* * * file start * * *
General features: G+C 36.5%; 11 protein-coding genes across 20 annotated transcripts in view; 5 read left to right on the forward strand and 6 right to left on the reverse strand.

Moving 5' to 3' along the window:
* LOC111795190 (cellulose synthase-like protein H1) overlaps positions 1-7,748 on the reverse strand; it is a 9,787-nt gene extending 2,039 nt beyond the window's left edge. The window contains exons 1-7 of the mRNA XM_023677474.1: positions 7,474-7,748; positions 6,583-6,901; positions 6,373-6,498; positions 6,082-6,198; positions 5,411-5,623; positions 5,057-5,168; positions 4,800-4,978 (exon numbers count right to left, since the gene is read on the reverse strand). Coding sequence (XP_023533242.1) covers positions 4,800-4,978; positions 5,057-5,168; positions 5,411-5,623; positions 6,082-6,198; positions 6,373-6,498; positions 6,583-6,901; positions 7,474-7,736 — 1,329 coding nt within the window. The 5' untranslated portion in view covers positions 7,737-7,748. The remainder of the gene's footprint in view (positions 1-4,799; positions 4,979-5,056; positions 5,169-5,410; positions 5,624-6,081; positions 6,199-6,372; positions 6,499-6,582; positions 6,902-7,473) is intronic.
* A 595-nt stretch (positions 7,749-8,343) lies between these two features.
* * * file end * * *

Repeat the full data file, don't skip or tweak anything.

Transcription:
General features: G+C 36.5%; 11 protein-coding genes across 20 annotated transcripts in view; 5 read left to right on the forward strand and 6 right to left on the reverse strand.

Moving 5' to 3' along the window:
* LOC111795190 (cellulose synthase-like protein H1) overlaps positions 1-7,748 on the reverse strand; it is a 9,787-nt gene extending 2,039 nt beyond the window's left edge. The window contains exons 1-7 of the mRNA XM_023677474.1: positions 7,474-7,748; positions 6,583-6,901; positions 6,373-6,498; positions 6,082-6,198; positions 5,411-5,623; positions 5,057-5,168; positions 4,800-4,978 (exon numbers count right to left, since the gene is read on the reverse strand). Coding sequence (XP_023533242.1) covers positions 4,800-4,978; positions 5,057-5,168; positions 5,411-5,623; positions 6,082-6,198; positions 6,373-6,498; positions 6,583-6,901; positions 7,474-7,736 — 1,329 coding nt within the window. The 5' untranslated portion in view covers positions 7,737-7,748. The remainder of the gene's footprint in view (positions 1-4,799; positions 4,979-5,056; positions 5,169-5,410; positions 5,624-6,081; positions 6,199-6,372; positions 6,499-6,582; positions 6,902-7,473) is intronic.
* A 595-nt stretch (positions 7,749-8,343) lies between these two features.